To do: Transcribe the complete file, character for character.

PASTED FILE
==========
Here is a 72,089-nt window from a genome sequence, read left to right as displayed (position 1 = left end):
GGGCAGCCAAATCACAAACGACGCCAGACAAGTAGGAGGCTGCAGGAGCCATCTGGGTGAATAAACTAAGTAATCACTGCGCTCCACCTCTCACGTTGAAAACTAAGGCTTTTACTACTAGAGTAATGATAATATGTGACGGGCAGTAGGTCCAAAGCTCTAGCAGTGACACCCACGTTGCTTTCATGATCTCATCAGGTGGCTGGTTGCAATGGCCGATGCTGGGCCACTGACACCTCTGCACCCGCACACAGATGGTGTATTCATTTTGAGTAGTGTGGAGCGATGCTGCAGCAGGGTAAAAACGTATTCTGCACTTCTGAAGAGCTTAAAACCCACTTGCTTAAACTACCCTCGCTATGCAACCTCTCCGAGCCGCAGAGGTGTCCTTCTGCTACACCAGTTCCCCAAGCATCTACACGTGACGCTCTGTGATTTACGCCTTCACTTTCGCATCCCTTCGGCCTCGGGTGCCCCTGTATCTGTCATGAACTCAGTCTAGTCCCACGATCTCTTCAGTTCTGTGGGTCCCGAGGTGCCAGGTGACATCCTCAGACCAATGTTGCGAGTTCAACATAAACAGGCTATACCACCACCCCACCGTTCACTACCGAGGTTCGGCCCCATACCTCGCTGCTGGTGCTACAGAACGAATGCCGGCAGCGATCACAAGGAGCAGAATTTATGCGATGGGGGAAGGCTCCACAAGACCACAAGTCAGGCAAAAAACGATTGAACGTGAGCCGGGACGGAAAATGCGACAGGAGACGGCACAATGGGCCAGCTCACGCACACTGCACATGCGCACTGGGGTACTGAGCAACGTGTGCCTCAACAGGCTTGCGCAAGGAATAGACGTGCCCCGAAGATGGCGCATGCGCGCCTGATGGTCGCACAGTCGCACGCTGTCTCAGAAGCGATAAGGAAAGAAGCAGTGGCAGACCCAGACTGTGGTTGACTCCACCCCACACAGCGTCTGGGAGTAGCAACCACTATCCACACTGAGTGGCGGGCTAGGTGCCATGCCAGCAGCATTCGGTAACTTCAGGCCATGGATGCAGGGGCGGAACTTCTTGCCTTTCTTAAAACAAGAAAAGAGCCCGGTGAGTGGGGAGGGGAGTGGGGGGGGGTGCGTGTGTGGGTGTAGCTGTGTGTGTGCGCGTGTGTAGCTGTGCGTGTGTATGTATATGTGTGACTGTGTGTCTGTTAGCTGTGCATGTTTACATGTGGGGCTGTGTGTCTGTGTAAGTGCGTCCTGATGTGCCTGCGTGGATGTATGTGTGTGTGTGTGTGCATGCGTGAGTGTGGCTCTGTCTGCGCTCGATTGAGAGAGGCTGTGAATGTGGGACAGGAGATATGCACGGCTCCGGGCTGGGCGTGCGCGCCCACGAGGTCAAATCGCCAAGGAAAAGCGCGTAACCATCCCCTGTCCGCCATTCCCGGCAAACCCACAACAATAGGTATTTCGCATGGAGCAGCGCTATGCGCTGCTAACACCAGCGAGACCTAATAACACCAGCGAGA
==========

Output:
Here is a 72,089-nt window from a genome sequence, read left to right as displayed (position 1 = left end):
GGGCAGCCAAATCACAAACGACGCCAGACAAGTAGGAGGCTGCAGGAGCCATCTGGGTGAATAAACTAAGTAATCACTGCGCTCCACCTCTCACGTTGAAAACTAAGGCTTTTACTACTAGAGTAATGATAATATGTGACGGGCAGTAGGTCCAAAGCTCTAGCAGTGACACCCACGTTGCTTTCATGATCTCATCAGGTGGCTGGTTGCAATGGCCGATGCTGGGCCACTGACACCTCTGCACCCGCACACAGATGGTGTATTCATTTTGAGTAGTGTGGAGCGATGCTGCAGCAGGGTAAAAACGTATTCTGCACTTCTGAAGAGCTTAAAACCCACTTGCTTAAACTACCCTCGCTATGCAACCTCTCCGAGCCGCAGAGGTGTCCTTCTGCTACACCAGTTCCCCAAGCATCTACACGTGACGCTCTGTGATTTACGCCTTCACTTTCGCATCCCTTCGGCCTCGGGTGCCCCTGTATCTGTCATGAACTCAGTCTAGTCCCACGATCTCTTCAGTTCTGTGGGTCCCGAGGTGCCAGGTGACATCCTCAGACCAATGTTGCGAGTTCAACATAAACAGGCTATACCACCACCCCACCGTTCACTACCGAGGTTCGGCCCCATACCTCGCTGCTGGTGCTACAGAACGAATGCCGGCAGCGATCACAAGGAGCAGAATTTATGCGATGGGGGAAGGCTCCACAAGACCACAAGTCAGGCAAAAAACGATTGAACGTGAGCCGGGACGGAAAATGCGACAGGAGACGGCACAATGGGCCAGCTCACGCACACTGCACATGCGCACTGGGGTACTGAGCAACGTGTGCCTCAACAGGCTTGCGCAAGGAATAGACGTGCCCCGAAGATGGCGCATGCGCGCCTGATGGTCGCACAGTCGCACGCTGTCTCAGAAGCGATAAGGAAAGAAGCAGTGGCAGACCCAGACTGTGGTTGACTCCACCCCACACAGCGTCTGGGAGTAGCAACCACTATCCACACTGAGTGGCGGGCTAGGTGCCATGCCAGCAGCATTCGGTAACTTCAGGCCATGGATGCAGGGGCGGAACTTCTTGCCTTTCTTAAAACAAGAAAAGAGCCCGGTGAGTGGGGAGGGGAGTGGGGGGGGGTGCGTGTGTGGGTGTAGCTGTGTGTGTGCGCGTGTGTAGCTGTGCGTGTGTATGTATATGTGTGACTGTGTGTCTGTTAGCTGTGCATGTTTACATGTGGGGCTGTGTGTCTGTGTAAGTGCGTCCTGATGTGCCTGCGTGGATGTATGTGTGTGTGTGTGTGCATGCGTGAGTGTGGCTCTGTCTGCGCTCGATTGAGAGAGGCTGTGAATGTGGGACAGGAGATATGCACGGCTCCGGGCTGGGCGTGCGCGCCCACGAGGTCAAATCGCCAAGGAAAAGCGCGTAACCATCCCCTGTCCGCCATTCCCGGCAAACCCACAACAATAGGTATTTCGCATGGAGCAGCGCTATGCGCTGCTAACACCAGCGAGACCTAATAACACCAGCGAGA